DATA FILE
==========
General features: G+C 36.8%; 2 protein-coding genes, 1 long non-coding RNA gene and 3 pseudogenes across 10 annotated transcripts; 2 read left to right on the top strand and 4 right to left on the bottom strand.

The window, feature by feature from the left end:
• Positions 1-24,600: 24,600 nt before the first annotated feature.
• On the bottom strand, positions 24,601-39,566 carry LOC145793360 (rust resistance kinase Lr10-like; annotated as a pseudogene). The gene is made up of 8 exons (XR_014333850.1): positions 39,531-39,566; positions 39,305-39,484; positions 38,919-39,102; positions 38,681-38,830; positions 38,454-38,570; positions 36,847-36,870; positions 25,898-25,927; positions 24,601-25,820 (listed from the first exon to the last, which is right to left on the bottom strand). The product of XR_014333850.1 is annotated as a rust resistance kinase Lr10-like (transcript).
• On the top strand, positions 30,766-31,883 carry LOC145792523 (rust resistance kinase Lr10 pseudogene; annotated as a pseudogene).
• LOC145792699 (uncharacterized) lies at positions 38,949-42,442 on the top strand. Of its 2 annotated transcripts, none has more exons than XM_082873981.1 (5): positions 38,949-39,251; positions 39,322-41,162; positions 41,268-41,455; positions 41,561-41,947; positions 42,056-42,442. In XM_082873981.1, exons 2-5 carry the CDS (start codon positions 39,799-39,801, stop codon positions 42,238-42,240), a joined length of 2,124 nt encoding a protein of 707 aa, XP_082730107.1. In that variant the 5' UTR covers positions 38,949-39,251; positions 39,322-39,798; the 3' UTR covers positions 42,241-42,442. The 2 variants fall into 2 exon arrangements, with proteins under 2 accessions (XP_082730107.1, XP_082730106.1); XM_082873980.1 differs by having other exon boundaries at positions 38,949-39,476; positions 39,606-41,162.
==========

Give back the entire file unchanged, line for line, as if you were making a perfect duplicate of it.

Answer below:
General features: G+C 36.8%; 2 protein-coding genes, 1 long non-coding RNA gene and 3 pseudogenes across 10 annotated transcripts; 2 read left to right on the top strand and 4 right to left on the bottom strand.

The window, feature by feature from the left end:
• Positions 1-24,600: 24,600 nt before the first annotated feature.
• On the bottom strand, positions 24,601-39,566 carry LOC145793360 (rust resistance kinase Lr10-like; annotated as a pseudogene). The gene is made up of 8 exons (XR_014333850.1): positions 39,531-39,566; positions 39,305-39,484; positions 38,919-39,102; positions 38,681-38,830; positions 38,454-38,570; positions 36,847-36,870; positions 25,898-25,927; positions 24,601-25,820 (listed from the first exon to the last, which is right to left on the bottom strand). The product of XR_014333850.1 is annotated as a rust resistance kinase Lr10-like (transcript).
• On the top strand, positions 30,766-31,883 carry LOC145792523 (rust resistance kinase Lr10 pseudogene; annotated as a pseudogene).
• LOC145792699 (uncharacterized) lies at positions 38,949-42,442 on the top strand. Of its 2 annotated transcripts, none has more exons than XM_082873981.1 (5): positions 38,949-39,251; positions 39,322-41,162; positions 41,268-41,455; positions 41,561-41,947; positions 42,056-42,442. In XM_082873981.1, exons 2-5 carry the CDS (start codon positions 39,799-39,801, stop codon positions 42,238-42,240), a joined length of 2,124 nt encoding a protein of 707 aa, XP_082730107.1. In that variant the 5' UTR covers positions 38,949-39,251; positions 39,322-39,798; the 3' UTR covers positions 42,241-42,442. The 2 variants fall into 2 exon arrangements, with proteins under 2 accessions (XP_082730107.1, XP_082730106.1); XM_082873980.1 differs by having other exon boundaries at positions 38,949-39,476; positions 39,606-41,162.